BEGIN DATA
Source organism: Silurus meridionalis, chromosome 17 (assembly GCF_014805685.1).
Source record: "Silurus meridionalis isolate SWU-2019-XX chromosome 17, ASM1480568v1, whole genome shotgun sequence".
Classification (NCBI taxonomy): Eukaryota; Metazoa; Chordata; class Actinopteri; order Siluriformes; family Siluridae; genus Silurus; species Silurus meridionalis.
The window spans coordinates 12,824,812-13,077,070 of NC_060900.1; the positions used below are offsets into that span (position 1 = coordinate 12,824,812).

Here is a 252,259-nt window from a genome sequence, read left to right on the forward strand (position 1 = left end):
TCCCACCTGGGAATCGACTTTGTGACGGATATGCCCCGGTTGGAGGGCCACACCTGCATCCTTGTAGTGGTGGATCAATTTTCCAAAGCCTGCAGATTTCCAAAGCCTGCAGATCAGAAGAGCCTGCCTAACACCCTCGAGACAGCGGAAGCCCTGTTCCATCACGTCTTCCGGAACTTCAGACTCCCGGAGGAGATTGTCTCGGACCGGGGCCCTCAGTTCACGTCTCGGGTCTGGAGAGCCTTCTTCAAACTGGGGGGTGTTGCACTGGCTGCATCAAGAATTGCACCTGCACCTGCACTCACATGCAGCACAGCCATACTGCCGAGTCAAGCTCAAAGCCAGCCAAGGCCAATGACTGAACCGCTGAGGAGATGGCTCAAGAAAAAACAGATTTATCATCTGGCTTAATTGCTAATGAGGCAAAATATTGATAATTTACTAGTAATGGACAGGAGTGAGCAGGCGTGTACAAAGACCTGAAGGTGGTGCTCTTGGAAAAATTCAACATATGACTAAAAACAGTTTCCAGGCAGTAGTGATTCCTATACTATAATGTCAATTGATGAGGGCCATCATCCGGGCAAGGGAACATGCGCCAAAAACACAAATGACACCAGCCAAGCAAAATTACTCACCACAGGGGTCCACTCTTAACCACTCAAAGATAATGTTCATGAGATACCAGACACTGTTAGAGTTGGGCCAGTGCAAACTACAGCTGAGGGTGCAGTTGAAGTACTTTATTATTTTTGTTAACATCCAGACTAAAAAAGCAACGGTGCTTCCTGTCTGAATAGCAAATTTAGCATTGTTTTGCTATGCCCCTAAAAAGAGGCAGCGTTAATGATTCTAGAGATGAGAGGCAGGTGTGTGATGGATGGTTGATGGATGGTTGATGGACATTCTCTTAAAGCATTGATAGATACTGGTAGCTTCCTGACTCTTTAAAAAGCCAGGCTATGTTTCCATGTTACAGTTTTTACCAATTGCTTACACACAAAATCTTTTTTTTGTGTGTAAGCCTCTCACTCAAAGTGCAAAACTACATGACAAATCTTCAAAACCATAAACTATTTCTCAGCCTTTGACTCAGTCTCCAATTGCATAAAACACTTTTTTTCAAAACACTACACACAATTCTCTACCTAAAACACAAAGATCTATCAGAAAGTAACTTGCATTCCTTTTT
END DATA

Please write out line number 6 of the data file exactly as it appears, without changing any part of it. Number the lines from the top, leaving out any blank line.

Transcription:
TCCCACCTGGGAATCGACTTTGTGACGGATATGCCCCGGTTGGAGGGCCACACCTGCATCCTTGTAGTGGTGGATCAATTTTCCAAAGCCTGCAGATTTCCAAAGCCTGCAGATCAGAAGAGCCTGCCTAACACCCTCGAGACAGCGGAAGCCCTGTTCCATCACGTCTTCCGGAACTTCAGACTCCCGGAGGAGATTGTCTCGGACCGGGGCCCTCAGTTCACGTCTCGGGTCTGGAGAGCCTTCTTCAAACTGGGGGGTGTTGCACTGGCTGCATCAAGAATTGCACCTGCACCTGCACTCACATGCAGCACAGCCATACTGCCGAGTCAAGCTCAAAGCCAGCCAAGGCCAATGACTGAACCGCTGAGGAGATGGCTCAAGAAAAAACAGATTTATCATCTGGCTTAATTGCTAATGAGGCAAAATATTGATAATTTACTAGTAATGGACAGGAGTGAGCAGGCGTGTACAAAGACCTGAAGGTGGTGCTCTTGGAAAAATTCAACATATGACTAAAAACAGTTTCCAGGCAGTAGTGATTCCTATACTATAATGTCAATTGATGAGGGCCATCATCCGGGCAAGGGAACATGCGCCAAAAACACAAATGACACCAGCCAAGCAAAATTACTCACCACAGGGGTCCACTCTTAACCACTCAAAGATAATGTTCATGAGATACCAGACACTGTTAGAGTTGGGCCAGTGCAAACTACAGCTGAGGGTGCAGTTGAAGTACTTTATTATTTTTGTTAACATCCAGACTAAAAAAGCAACGGTGCTTCCTGTCTGAATAGCAAATTTAGCATTGTTTTGCTATGCCCCTAAAAAGAGGCAGCGTTAATGATTCTAGAGATGAGAGGCAGGTGTGTGATGGATGGTTGATGGATGGTTGATGGACATTCTCTTAAAGCATTGATAGATACTGGTAGCTTCCTGACTCTTTAAAAAGCCAGGCTATGTTTCCATGTTACAGTTTTTACCAATTGCTTACACACAAAATCTTTTTTTTGTGTGTAAGCCTCTCACTCAAAGTGCAAAACTACATGACAAATCTTCAAAACCATAAACTATTTCTCAGCCTTTGACTCAGTCTCCAATTGCATAAAACACTTTTTTTCAAAACACTACACACAATTCTCTACCTAAAACACAAAGATCTATCAGAAAGTAACTTGCATTCCTTTTT